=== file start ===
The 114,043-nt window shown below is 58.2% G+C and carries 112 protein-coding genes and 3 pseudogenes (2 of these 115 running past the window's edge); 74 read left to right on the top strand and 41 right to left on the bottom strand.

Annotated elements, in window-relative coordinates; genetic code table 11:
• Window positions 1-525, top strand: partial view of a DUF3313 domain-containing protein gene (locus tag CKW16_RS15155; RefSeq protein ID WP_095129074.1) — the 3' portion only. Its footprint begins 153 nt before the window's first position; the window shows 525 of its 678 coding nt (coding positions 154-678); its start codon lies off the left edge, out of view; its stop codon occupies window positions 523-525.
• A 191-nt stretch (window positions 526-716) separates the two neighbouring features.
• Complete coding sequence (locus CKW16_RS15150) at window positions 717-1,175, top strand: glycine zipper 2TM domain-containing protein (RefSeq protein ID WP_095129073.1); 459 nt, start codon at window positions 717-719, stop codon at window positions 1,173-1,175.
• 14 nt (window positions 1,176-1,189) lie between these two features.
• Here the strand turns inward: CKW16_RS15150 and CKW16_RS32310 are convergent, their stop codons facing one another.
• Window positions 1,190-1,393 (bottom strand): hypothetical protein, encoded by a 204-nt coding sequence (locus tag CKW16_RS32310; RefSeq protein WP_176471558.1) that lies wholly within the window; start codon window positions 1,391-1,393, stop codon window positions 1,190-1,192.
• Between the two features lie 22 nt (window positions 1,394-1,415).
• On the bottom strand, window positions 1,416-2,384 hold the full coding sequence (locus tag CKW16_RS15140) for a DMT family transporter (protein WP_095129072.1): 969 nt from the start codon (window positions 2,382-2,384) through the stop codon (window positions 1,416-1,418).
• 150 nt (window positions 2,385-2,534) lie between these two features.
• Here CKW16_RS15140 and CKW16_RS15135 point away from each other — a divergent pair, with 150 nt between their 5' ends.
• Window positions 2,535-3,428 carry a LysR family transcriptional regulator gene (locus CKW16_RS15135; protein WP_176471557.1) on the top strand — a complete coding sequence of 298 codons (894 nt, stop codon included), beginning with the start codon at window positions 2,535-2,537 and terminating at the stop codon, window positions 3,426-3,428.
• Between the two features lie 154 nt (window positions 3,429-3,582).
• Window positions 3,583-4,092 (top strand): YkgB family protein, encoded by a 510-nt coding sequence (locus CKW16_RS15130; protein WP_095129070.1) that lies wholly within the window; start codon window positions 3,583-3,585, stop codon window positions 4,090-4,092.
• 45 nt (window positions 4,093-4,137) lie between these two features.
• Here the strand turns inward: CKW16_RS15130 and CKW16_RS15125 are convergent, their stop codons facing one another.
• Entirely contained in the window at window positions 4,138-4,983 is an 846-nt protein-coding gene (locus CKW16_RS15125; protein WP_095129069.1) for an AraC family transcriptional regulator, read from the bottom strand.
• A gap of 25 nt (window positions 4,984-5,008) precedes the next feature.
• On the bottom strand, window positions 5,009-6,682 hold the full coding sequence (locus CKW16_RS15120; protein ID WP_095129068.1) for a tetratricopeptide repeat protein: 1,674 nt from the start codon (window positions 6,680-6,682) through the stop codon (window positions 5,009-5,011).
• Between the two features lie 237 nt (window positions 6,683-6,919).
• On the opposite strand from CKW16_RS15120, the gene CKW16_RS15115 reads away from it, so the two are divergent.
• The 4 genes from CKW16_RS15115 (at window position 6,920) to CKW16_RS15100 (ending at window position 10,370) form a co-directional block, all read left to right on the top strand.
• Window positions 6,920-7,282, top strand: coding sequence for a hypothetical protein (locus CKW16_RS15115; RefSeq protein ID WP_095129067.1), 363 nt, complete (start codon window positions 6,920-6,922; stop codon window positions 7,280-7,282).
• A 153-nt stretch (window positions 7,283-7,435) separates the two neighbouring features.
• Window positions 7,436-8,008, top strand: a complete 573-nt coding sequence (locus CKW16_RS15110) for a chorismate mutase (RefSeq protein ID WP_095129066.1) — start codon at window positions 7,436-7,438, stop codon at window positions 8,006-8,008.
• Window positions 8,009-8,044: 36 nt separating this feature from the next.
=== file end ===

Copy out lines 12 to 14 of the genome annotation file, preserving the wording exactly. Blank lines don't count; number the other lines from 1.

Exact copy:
• Here CKW16_RS15140 and CKW16_RS15135 point away from each other — a divergent pair, with 150 nt between their 5' ends.
• Window positions 2,535-3,428 carry a LysR family transcriptional regulator gene (locus CKW16_RS15135; protein WP_176471557.1) on the top strand — a complete coding sequence of 298 codons (894 nt, stop codon included), beginning with the start codon at window positions 2,535-2,537 and terminating at the stop codon, window positions 3,426-3,428.
• Between the two features lie 154 nt (window positions 3,429-3,582).